Increase bone integrity in laying hens
Background on the challenge
Each egg contains about 2g of calcium (Ca) in the form of calcium carbonate (CaCO3). The Ca needed to form the eggshell is coming from feed (60 – 75 %) and the bone (40 – 25 %). Ca from the bone is mobilized preferentially from the medullary, but also trabecular bone. The latter gives strength to the bone and cannot be repaired after Ca has been mobilized, which reduces bone strength and increases the risk for brittle bones. This leads to osteoporosis and increases the risk for fractures, for example in the keel bone.
Therefore, it is important to maximize Ca stores during rearing and minimise Ca mobilization from bone during laying. Another important factor is vitamin D3, which is a key player in Ca-metabolism. Vitamin D3 is needed not only to absorb Ca from the gut but also in concert with e.g. PTH to mobilize and restore Ca in bone, and to form the eggshell.
The implication for the industry
Keel bone damage (KBD), which includes keel bone deformations and keel bone fractures, has been reported to affect up to > 90 % of all birds in alternative housing systems, and the incidence depends on age and breed. KBD is a concern for animal welfare and reduces performance (http://www.keelbonedamage.eu/).
KBD is a multifactorial problem that needs to be addressed from different angles, especially because it increases with age, thus causing the hens to be kept longer every year. One was to achieve skeletal integrity is to provide sufficient Ca, supporting the vitamin D3 metabolism throughout the life of the laying hen.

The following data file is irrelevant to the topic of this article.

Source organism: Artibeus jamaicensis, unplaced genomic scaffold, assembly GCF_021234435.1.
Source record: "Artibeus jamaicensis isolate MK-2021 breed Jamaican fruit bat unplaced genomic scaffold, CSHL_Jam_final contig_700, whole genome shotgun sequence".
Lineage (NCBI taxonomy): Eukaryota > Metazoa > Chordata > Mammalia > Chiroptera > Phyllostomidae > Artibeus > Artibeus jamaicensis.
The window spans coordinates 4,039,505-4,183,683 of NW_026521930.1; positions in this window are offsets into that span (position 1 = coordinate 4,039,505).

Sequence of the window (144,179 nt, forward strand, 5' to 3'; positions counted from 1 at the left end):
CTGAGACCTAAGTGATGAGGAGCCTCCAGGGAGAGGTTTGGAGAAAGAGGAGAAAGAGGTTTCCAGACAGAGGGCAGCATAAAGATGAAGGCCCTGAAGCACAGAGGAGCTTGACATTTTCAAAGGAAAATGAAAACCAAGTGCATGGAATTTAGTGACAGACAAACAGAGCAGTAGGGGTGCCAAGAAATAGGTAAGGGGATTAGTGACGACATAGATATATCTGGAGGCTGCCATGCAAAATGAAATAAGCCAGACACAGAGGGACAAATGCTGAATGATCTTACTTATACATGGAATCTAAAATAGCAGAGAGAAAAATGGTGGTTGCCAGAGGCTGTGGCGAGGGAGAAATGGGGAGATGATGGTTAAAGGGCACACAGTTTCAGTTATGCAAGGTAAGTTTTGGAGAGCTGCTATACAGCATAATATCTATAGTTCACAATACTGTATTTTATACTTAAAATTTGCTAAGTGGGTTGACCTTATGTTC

fast time to action
increases bone strength
Panbonis® is a complementary feed that contains a standardized level of 1,25 dihydroxycholecalciferol-glycosides (1,25(OH)2D3-gly) from dried and ground Solanum glaucophyllum leaves. 1,25(OH)2D3-gly can only be absorbed after the sugar molecule is released from 1,25(OH)2D3 by specific enzymes that are present in the intestine. This is a gradual process, ensuring a slow release of the bioactive component. Once it is absorbed, it does not need additional activation steps, like vitamin D3 or 25-hydroxycholecalciferol (25(OH)D3) do, which means that Panbonis® can directly support the animal even in periods when specific activation enzymes in liver and kidney are limited.
Supplementing a commercial layer diet with 100g/t of Panbonis supports the Ca-metabolism of the hen and helps to maintain a healthy skeleton.
Supports the crucial role of vitamin D3
Standardized content of the active ingredient
Gradually absorbed from the intestine
Considered a complementary feed in the EU
High processing and storage stability
Mode of action
Vitamin D3 needs to conversion steps to become metabolically active. The first step happens in the liver, where vitamin D3 is converted to 25-hydroxycholecalciferol (25(OH)D3). 25(OH)D3 is the storage form of vitamin D3 and gives a good indication of the vitamin D3 status of the animal. The second activation step happens in the kidney, where the 25(OH)D3 is converted into 1,25-dihydroxycholecalciferol (1,25(OH)2D3). 1,25(OH)2D3 then interacts with the vitamin D3 receptor (VDR), which is – among others – located in the gut cells. There 1,25(OH)2D3 increases the expression of Calbindin, a Ca-binding protein in the cell that transports the Ca from the gut to the blood. When providing Panbonis, which naturally contains 1,25(OH)2D3-gly, only the glycosides need to be cleaved by endogenous enzymes, and the free 1,25(OH)2D3 can be absorbed and is directly available at the site of Ca-absorption.
Significant linear interaction between vitamin D3 and 1,25(OH)2D3 on tibia breaking strength and tibia weight at oviposition in laying hens aged 65 – 75 weeks of age (adapted from Frost et al., 1990)
|Vitamin D3: 1500 IU|
|Tibia breaking strenght (kg)||7,29||7,92||8,05|
- fast time to action
- improves Ca-metabolism
- increases bone strength